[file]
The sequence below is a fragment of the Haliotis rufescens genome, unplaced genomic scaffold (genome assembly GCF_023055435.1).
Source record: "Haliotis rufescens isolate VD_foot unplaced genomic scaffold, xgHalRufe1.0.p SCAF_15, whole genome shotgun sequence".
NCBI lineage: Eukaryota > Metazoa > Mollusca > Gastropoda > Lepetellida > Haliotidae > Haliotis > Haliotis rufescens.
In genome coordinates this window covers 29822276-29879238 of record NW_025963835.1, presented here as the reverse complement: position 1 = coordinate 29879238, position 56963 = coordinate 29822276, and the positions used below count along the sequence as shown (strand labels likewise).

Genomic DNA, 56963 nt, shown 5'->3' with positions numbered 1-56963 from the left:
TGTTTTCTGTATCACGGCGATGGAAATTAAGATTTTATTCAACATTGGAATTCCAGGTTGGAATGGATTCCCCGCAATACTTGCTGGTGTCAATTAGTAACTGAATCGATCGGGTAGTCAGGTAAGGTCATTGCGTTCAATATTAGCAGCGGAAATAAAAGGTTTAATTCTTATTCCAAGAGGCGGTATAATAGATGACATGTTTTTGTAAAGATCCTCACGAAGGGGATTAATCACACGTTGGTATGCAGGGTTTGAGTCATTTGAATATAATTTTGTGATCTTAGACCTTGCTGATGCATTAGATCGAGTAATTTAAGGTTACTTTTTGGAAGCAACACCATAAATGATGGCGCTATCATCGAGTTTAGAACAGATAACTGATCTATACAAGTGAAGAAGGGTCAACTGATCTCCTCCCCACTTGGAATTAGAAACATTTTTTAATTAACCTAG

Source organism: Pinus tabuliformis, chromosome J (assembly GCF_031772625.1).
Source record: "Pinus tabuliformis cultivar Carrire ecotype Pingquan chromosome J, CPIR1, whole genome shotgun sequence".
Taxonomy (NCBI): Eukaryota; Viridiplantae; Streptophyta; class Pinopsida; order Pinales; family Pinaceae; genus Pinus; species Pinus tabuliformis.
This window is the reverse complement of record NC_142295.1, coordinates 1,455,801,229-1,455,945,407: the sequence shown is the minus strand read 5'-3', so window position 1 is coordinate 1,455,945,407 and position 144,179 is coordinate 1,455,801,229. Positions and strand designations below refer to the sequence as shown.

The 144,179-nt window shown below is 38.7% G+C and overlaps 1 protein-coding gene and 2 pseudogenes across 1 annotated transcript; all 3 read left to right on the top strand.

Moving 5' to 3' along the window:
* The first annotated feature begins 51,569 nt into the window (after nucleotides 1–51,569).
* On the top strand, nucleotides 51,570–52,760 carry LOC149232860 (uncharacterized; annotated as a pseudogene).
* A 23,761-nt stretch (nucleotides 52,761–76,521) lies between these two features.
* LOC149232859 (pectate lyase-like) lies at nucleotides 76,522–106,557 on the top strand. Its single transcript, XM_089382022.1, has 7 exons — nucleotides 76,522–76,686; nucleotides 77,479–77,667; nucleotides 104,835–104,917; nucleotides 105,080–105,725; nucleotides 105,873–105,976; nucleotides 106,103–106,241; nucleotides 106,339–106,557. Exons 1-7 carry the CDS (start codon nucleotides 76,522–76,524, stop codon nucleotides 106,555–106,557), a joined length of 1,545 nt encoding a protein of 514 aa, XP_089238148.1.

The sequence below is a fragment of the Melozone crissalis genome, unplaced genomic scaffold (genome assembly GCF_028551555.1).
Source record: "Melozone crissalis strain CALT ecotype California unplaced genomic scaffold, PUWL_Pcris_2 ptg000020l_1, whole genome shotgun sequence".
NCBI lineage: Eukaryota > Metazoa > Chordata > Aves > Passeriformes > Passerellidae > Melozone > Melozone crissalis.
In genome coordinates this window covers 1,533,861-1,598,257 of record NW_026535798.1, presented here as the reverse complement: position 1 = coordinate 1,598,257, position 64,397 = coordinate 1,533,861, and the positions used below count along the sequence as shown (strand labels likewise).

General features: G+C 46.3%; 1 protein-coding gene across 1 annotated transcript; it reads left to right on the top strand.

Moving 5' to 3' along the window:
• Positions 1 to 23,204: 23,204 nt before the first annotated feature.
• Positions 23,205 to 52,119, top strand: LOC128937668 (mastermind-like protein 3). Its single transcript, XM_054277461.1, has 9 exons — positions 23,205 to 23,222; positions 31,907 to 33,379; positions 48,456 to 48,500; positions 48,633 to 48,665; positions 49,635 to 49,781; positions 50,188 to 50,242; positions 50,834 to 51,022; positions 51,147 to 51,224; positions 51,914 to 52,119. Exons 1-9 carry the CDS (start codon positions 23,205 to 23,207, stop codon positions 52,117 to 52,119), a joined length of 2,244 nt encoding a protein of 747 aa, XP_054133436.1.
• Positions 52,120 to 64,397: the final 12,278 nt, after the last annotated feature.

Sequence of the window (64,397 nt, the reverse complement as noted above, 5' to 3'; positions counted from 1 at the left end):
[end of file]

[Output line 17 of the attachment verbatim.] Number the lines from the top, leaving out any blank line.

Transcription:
The sequence below is a fragment of the Melozone crissalis genome, unplaced genomic scaffold (genome assembly GCF_028551555.1).